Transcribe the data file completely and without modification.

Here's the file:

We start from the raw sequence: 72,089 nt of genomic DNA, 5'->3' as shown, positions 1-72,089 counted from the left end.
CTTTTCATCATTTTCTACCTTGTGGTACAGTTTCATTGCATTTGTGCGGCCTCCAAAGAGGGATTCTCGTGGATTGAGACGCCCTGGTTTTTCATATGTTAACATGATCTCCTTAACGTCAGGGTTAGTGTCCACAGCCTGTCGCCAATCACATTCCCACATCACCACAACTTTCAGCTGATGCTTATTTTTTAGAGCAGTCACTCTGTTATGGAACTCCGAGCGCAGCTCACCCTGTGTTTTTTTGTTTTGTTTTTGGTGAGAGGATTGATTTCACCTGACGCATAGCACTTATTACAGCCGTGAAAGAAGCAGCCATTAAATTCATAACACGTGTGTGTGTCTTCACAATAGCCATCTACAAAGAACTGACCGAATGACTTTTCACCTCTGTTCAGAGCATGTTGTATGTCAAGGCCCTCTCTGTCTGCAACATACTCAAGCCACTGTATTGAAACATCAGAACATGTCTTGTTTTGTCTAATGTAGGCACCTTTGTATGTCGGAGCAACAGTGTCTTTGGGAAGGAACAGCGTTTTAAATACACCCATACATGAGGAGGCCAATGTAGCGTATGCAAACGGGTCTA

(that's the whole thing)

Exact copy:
We start from the raw sequence: 72,089 nt of genomic DNA, 5'->3' as shown, positions 1-72,089 counted from the left end.
CTTTTCATCATTTTCTACCTTGTGGTACAGTTTCATTGCATTTGTGCGGCCTCCAAAGAGGGATTCTCGTGGATTGAGACGCCCTGGTTTTTCATATGTTAACATGATCTCCTTAACGTCAGGGTTAGTGTCCACAGCCTGTCGCCAATCACATTCCCACATCACCACAACTTTCAGCTGATGCTTATTTTTTAGAGCAGTCACTCTGTTATGGAACTCCGAGCGCAGCTCACCCTGTGTTTTTTTGTTTTGTTTTTGGTGAGAGGATTGATTTCACCTGACGCATAGCACTTATTACAGCCGTGAAAGAAGCAGCCATTAAATTCATAACACGTGTGTGTGTCTTCACAATAGCCATCTACAAAGAACTGACCGAATGACTTTTCACCTCTGTTCAGAGCATGTTGTATGTCAAGGCCCTCTCTGTCTGCAACATACTCAAGCCACTGTATTGAAACATCAGAACATGTCTTGTTTTGTCTAATGTAGGCACCTTTGTATGTCGGAGCAACAGTGTCTTTGGGAAGGAACAGCGTTTTAAATACACCCATACATGAGGAGGCCAATGTAGCGTATGCAAACGGGTCTA